Crop yield loss due to flooding is a threat to food security. Submergence-induced hypoxia in plants results in stabilization of group VII ETHYLENE RESPONSE FACTORs (ERF-VIIs), which aid survival under these adverse conditions. ERF-VII stability is controlled by the N-end rule pathway, which proposes that ERF-VII N-terminal cysteine oxidation in normoxia enables arginylation followed by proteasomal degradation. The PLANT CYSTEINE OXIDASEs (PCOs) have been identified as catalysts of this oxidation. ERF-VII stabilization in hypoxia presumably arises from reduced PCO activity. We directly demonstrate that PCO dioxygenase activity produces Cys-sulfinic acid at the N terminus of an ERF-VII peptide, which then undergoes efficient arginylation by an arginyl transferase (ATE1). This provides molecular evidence of N-terminal Cys-sulfinic acid formation and arginylation by N-end rule pathway components, and a substrate of ATE1 in plants. The PCOs and ATE1 may be viable intervention targets to stabilize N-end rule substrates, including ERF-VIIs, to enhance submergence tolerance in agriculture.

Dong, H., Dumenil, J., Lu, F.-H., Na, L., Vanhaeren, H., Naumann, C., Klecker, M., Prior, R., Smith, C., McKenzie, N., Saalbach, G., Chen, L., Xia, T., Gonzalez, N., Seguela, M., Inze, D., Dissmeyer, N., Li, Y. & Bevan, M. W. Ubiquitylation activates a peptidase that promotes cleavage and destabilization of its activating E3 ligases and diverse growth regulatory proteins to limit cell proliferation in Arabidopsis Gen. Dev 31, 197-208, (2017) DOI: 10.1101/gad.292235.116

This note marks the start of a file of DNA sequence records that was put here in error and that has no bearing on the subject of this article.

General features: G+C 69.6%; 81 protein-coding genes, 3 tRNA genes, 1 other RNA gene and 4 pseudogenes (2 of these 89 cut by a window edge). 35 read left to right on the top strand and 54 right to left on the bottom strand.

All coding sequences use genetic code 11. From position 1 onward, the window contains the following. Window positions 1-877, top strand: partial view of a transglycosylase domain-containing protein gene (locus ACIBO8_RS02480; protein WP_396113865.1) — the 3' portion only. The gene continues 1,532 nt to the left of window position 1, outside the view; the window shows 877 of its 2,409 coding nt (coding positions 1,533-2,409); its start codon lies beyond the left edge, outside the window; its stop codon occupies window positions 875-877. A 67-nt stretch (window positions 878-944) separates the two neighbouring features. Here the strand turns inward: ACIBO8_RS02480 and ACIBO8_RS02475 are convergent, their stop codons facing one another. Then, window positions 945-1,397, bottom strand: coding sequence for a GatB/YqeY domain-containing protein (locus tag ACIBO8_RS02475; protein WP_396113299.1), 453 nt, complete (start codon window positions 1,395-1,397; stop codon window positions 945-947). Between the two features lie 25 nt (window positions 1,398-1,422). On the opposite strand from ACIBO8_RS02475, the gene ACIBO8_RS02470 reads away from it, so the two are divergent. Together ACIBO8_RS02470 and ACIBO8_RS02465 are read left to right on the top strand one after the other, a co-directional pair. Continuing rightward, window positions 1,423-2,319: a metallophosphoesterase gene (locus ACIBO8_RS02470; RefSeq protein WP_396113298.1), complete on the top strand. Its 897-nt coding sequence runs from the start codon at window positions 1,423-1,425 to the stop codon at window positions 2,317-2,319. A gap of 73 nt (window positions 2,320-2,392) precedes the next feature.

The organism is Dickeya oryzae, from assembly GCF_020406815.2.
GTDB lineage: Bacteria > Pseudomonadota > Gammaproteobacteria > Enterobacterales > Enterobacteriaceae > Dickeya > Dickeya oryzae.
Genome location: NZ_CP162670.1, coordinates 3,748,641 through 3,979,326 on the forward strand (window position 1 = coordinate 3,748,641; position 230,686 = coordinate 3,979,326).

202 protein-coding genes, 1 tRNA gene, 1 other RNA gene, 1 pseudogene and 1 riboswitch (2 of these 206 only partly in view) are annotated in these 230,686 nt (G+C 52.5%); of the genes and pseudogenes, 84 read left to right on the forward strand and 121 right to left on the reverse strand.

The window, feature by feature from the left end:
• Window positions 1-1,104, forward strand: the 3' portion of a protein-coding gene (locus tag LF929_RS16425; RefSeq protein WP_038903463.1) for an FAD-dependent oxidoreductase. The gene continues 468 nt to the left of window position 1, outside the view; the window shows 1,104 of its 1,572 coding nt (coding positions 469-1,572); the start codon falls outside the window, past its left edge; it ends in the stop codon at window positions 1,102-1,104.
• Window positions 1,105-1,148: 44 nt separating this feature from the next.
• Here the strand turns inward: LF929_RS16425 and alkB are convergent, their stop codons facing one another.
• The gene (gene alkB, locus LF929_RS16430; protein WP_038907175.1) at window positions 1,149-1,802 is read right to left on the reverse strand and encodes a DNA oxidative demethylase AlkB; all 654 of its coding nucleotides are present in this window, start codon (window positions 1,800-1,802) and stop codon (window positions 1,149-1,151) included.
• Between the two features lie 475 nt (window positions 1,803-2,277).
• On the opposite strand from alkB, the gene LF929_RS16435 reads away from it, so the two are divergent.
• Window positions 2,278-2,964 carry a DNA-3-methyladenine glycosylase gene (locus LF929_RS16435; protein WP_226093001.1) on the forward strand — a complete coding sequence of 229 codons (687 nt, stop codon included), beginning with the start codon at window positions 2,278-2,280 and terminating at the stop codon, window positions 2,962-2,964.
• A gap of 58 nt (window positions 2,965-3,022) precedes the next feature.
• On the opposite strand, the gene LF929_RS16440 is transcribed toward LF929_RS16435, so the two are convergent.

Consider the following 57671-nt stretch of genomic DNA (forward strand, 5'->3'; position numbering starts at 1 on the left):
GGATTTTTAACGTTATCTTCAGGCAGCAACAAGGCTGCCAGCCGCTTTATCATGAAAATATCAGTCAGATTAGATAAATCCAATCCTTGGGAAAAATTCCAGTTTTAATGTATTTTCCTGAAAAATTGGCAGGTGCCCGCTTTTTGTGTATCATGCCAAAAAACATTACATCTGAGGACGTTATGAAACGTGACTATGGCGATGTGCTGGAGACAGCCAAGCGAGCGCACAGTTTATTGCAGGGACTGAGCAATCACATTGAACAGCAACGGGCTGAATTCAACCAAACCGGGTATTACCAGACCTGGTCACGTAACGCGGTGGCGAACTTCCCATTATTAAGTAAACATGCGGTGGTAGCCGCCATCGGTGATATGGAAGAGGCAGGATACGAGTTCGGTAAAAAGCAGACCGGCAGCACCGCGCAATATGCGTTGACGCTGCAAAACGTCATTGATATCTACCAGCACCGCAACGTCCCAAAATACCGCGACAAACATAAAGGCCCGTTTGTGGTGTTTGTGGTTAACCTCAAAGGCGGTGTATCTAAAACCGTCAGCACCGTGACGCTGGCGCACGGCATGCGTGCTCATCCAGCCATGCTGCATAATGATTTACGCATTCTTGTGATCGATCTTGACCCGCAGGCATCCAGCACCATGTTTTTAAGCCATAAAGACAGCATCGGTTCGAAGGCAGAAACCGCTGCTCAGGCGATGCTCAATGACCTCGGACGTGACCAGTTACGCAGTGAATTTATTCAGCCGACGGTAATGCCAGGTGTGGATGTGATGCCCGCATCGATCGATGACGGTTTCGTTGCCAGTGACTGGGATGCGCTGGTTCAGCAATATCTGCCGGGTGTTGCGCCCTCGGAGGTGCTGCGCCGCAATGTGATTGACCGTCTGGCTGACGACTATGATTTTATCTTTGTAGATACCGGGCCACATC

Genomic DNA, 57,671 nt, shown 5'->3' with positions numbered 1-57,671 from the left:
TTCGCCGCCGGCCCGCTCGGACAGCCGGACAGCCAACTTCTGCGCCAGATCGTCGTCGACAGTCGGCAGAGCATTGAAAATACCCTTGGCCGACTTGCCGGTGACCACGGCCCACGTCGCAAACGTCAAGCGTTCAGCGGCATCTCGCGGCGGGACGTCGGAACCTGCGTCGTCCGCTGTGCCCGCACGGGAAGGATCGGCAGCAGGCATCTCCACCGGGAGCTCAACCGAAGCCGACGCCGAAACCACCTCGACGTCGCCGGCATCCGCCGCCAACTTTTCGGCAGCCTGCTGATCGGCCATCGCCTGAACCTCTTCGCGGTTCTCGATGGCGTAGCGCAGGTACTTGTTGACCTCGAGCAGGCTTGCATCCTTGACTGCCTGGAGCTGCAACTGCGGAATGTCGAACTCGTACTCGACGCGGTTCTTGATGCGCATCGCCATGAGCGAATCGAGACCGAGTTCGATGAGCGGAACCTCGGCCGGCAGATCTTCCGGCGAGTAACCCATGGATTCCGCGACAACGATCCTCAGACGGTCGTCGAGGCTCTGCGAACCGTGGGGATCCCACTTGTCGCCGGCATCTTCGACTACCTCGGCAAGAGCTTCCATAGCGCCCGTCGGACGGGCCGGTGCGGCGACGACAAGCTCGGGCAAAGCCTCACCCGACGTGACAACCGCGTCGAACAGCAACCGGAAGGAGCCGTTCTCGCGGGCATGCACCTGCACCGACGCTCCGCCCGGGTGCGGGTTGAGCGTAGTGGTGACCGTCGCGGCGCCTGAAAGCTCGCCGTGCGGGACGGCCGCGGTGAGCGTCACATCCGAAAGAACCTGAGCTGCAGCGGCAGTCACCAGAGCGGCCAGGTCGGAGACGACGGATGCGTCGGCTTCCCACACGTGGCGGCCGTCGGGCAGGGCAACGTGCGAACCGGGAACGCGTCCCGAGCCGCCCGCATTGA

The characteristic shapes and sizes of organs are established by cell proliferation patterns and final cell sizes, but the underlying molecular mechanisms coordinating these are poorly understood. Here we characterize a ubiquitin-activated peptidase called DA1 that limits the duration of cell proliferation during organ growth in Arabidopsis thaliana. The peptidase is activated by two RING E3 ligases, Big Brother (BB) and DA2, which are subsequently cleaved by the activated peptidase and destabilized. In the case of BB, cleavage leads to destabilization by the RING E3 ligase PROTEOLYSIS 1 (PRT1) of the N-end rule pathway. DA1 peptidase activity also cleaves the deubiquitylase UBP15, which promotes cell proliferation, and the transcription factors TEOSINTE BRANCED 1/CYCLOIDEA/PCF 15 (TCP15) and TCP22, which promote cell proliferation and repress endoreduplication. We propose that DA1 peptidase activity regulates the duration of cell proliferation and the transition to endoreduplication and differentiation during organ formation in plants by coordinating the destabilization of regulatory proteins.